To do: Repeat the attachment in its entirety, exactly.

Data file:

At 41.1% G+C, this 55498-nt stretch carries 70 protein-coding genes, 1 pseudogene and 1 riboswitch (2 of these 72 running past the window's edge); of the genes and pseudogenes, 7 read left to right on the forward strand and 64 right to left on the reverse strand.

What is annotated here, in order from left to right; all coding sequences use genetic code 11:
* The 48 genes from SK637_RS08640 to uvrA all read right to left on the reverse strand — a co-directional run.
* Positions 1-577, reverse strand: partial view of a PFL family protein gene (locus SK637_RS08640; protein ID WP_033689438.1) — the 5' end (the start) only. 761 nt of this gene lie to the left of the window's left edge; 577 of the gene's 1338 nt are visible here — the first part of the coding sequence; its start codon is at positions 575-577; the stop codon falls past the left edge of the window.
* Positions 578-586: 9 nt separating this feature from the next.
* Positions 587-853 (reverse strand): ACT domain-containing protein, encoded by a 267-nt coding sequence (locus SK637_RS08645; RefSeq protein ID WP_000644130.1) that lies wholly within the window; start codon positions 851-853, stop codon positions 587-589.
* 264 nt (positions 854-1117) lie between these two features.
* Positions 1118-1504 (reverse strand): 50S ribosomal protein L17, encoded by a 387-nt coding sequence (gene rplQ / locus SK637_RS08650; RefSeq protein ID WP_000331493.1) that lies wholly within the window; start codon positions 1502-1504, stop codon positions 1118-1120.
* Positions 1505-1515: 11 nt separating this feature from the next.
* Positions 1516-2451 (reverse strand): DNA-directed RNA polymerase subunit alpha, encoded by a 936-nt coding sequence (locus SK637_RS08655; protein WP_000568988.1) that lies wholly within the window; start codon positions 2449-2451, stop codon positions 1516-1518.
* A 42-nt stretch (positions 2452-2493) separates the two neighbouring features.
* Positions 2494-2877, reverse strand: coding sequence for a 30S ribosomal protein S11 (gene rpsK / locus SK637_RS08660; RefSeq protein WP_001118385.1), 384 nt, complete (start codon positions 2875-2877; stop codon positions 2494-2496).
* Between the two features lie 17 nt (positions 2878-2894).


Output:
At 41.1% G+C, this 55498-nt stretch carries 70 protein-coding genes, 1 pseudogene and 1 riboswitch (2 of these 72 running past the window's edge); of the genes and pseudogenes, 7 read left to right on the forward strand and 64 right to left on the reverse strand.

What is annotated here, in order from left to right; all coding sequences use genetic code 11:
* The 48 genes from SK637_RS08640 to uvrA all read right to left on the reverse strand — a co-directional run.
* Positions 1-577, reverse strand: partial view of a PFL family protein gene (locus SK637_RS08640; protein ID WP_033689438.1) — the 5' end (the start) only. 761 nt of this gene lie to the left of the window's left edge; 577 of the gene's 1338 nt are visible here — the first part of the coding sequence; its start codon is at positions 575-577; the stop codon falls past the left edge of the window.
* Positions 578-586: 9 nt separating this feature from the next.
* Positions 587-853 (reverse strand): ACT domain-containing protein, encoded by a 267-nt coding sequence (locus SK637_RS08645; RefSeq protein ID WP_000644130.1) that lies wholly within the window; start codon positions 851-853, stop codon positions 587-589.
* 264 nt (positions 854-1117) lie between these two features.
* Positions 1118-1504 (reverse strand): 50S ribosomal protein L17, encoded by a 387-nt coding sequence (gene rplQ / locus SK637_RS08650; RefSeq protein ID WP_000331493.1) that lies wholly within the window; start codon positions 1502-1504, stop codon positions 1118-1120.
* Positions 1505-1515: 11 nt separating this feature from the next.
* Positions 1516-2451 (reverse strand): DNA-directed RNA polymerase subunit alpha, encoded by a 936-nt coding sequence (locus SK637_RS08655; protein WP_000568988.1) that lies wholly within the window; start codon positions 2449-2451, stop codon positions 1516-1518.
* A 42-nt stretch (positions 2452-2493) separates the two neighbouring features.
* Positions 2494-2877, reverse strand: coding sequence for a 30S ribosomal protein S11 (gene rpsK / locus SK637_RS08660; RefSeq protein WP_001118385.1), 384 nt, complete (start codon positions 2875-2877; stop codon positions 2494-2496).
* Between the two features lie 17 nt (positions 2878-2894).